OSEP has worked with LAs when it identifies large amounts of IDEA Part C funding being reserved for administrative or indirect costs and believes that LAs need TA both on reporting indirect cost data to the Department in the application and on applying indirect costs and related Federal requirements to the IDEA Part C grant. This is particularly relevant to LAs that have a cognizant Federal agency other than the Department and to ensure that States and LAs meet requirements in the Education Department General Administrative Regulations and the OMB Uniform Guidance, which require indirect costs for IDEA Part C grants to be calculated on a restricted basis due to IDEA Part C's nonsupplanting requirement.
The Fiscal Data Center will support States in appropriately applying their previously negotiated or provisionally approved indirect cost rate agreements or a cost allocation plan as described above. The Fiscal Data Center will not support LAs in negotiating an indirect cost rate agreement with their cognizant agencies.
States need TA in reporting valid and reliable IDEA Part C fiscal data, understanding the underlying requirements in Section III and Section IV of the IDEA Part C Annual State Application, and optimally using and analyzing the data submitted to the Department.
Indirect Costs Charged by the Fiscal Data Center to the Grant.
In addition, this priority includes an indirect cost cap that is the lesser of the grantee's actual indirect costs as determined by the grantee's negotiated indirect cost rate agreement with its cognizant Federal agency and 40 percent of the grantee's modified total direct cost (MTDC) base. We believe this cap is appropriate as it maximizes the availability of funds for the primary TA purposes of this priority. The Department has done an analysis of the indirect cost rates for all current TA centers funded under the Technical Assistance and Dissemination and Technical Assistance on State Data Collection programs as well as other grantees that are large, midsize, and small businesses and small nonprofit organizations and has found that, in general, total indirect costs charged on these grants by these entities were at or below 35 percent of total direct costs (TDC). We recognize that, dependent on the structure of the investment and activities, the MTDC base could be much smaller than the TDC, which would imply a higher indirect cost rate than those calculated here. The Department arrived at a 40 percent rate to address some of that variation. This would account for a 12 percent variance between TDC and MTDC. However, we note that, in the absence of a cap, certain entities would likely charge indirect cost rates in excess of 40 percent of MTDC. Based on our analysis, it appears that those entities would likely be larger for-profit and nonprofit organizations, but these organizations appear to be outliers when compared to the majority of other large businesses as well as the entirety of OSEP's grantees. Setting an indirect cost rate cap of 40 percent would be in line with the majority of applicants' existing negotiated rates with the cognizant Federal agency.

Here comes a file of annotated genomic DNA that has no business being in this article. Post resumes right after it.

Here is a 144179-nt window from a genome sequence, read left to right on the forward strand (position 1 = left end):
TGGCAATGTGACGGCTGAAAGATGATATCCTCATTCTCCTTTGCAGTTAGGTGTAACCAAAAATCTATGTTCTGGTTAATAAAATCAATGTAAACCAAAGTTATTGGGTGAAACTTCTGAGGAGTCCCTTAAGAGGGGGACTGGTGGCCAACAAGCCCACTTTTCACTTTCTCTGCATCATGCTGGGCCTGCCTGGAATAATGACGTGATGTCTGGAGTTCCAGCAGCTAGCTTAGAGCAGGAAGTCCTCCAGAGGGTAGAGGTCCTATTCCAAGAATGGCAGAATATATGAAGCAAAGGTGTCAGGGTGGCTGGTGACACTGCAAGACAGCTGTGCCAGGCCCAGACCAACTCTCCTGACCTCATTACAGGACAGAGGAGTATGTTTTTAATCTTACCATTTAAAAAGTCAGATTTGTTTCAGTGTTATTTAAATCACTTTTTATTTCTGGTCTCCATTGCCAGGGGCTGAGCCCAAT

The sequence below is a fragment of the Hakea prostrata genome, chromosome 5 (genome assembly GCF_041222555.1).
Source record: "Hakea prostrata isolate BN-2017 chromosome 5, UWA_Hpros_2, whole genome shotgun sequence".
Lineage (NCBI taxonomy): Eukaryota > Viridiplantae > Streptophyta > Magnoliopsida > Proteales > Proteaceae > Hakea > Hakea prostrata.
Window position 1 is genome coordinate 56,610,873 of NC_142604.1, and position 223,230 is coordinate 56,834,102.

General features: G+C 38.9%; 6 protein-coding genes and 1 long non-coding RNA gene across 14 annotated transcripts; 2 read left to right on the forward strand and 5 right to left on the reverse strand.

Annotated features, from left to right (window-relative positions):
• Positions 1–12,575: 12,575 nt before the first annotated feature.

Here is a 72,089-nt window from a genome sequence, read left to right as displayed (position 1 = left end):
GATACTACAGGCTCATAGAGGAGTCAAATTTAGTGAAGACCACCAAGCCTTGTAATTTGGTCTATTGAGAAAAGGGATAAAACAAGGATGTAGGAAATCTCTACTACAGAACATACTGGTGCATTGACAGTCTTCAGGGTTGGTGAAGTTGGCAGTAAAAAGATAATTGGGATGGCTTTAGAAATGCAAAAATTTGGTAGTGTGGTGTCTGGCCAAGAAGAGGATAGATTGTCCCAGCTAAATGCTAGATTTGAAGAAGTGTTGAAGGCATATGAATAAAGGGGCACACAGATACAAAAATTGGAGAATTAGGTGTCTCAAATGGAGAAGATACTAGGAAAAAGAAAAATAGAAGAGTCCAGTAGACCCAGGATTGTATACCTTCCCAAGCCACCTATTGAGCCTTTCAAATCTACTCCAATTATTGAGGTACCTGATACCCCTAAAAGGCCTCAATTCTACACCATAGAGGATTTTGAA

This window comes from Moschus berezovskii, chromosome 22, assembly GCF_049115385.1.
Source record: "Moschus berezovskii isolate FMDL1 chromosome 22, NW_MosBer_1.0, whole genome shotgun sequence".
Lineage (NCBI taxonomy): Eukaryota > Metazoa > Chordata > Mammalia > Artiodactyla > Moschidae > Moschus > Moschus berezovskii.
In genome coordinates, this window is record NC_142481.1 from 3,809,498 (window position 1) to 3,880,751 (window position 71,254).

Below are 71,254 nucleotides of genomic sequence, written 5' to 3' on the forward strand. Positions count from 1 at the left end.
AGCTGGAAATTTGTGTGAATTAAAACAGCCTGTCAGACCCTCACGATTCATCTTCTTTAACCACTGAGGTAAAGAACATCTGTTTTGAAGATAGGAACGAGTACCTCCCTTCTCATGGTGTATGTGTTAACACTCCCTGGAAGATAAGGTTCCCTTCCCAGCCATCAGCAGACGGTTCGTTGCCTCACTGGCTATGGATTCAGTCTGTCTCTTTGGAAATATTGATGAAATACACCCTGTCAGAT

This priority aligns with two priorities from the Secretary's Final Supplemental Priorities and Definitions for Discretionary Grant Programs, published in the Federal Register on March 2, 2018 (83 FR 9096): Priority 2: Promoting Innovation and Efficiency, Streamlining Education With an Increased Focus on Student Outcomes, and Providing Increased Value to Students and Taxpayers; and Priority 5: Meeting the Unique Needs of Students and Children with Disabilities and/or Those With Unique Gifts and Talents.
The Fiscal Data Center must be awarded and operated in a manner consistent with the nondiscrimination requirements contained in the U.S. Constitution and the Federal civil rights laws.
Absolute Priority: For FY 2020 and any subsequent year in which we make awards from the list of unfunded applications from this competition, this priority is an absolute priority. Under 34 CFR 75.105(c)(3), we consider only applications that meet this priority.
This priority is:
National Technical Assistance Center to Improve State Capacity to Collect, Report, Analyze, and Use Accurate IDEA Part B and Part C Fiscal Data.
The purpose of this priority is to fund a cooperative agreement to establish and operate the National Technical Assistance Center to Improve State Capacity to Collect, Report, Analyze, and Use Accurate IDEA Part B and Part C Fiscal Data (Fiscal Data Center).
The Fiscal Data Center will provide TA to improve the capacity of States to meet the IDEA Parts B and C fiscal data collection requirements under IDEA section 618 and increase States' knowledge of the underlying IDEA fiscal requirements and calculations necessary to submit valid and reliable data for the following collections: (1) MFS in Section V of the IDEA Part B Annual State Application; (2) LEA MOE/CEIS; (3) Description of Use of Federal IDEA Part C Funds for the LA and the ICC in Section III of the IDEA Part C Annual State Application; and (4) Restricted Indirect Cost Rate/Cost Allocation Plan Information in Sections III and IV of the IDEA Part C Annual State Application. States will also receive TA from the Fiscal Data Center on the underlying fiscal requirements of IDEA related to these collections and how they impact the States' ability to meet IDEA fiscal data collection requirements.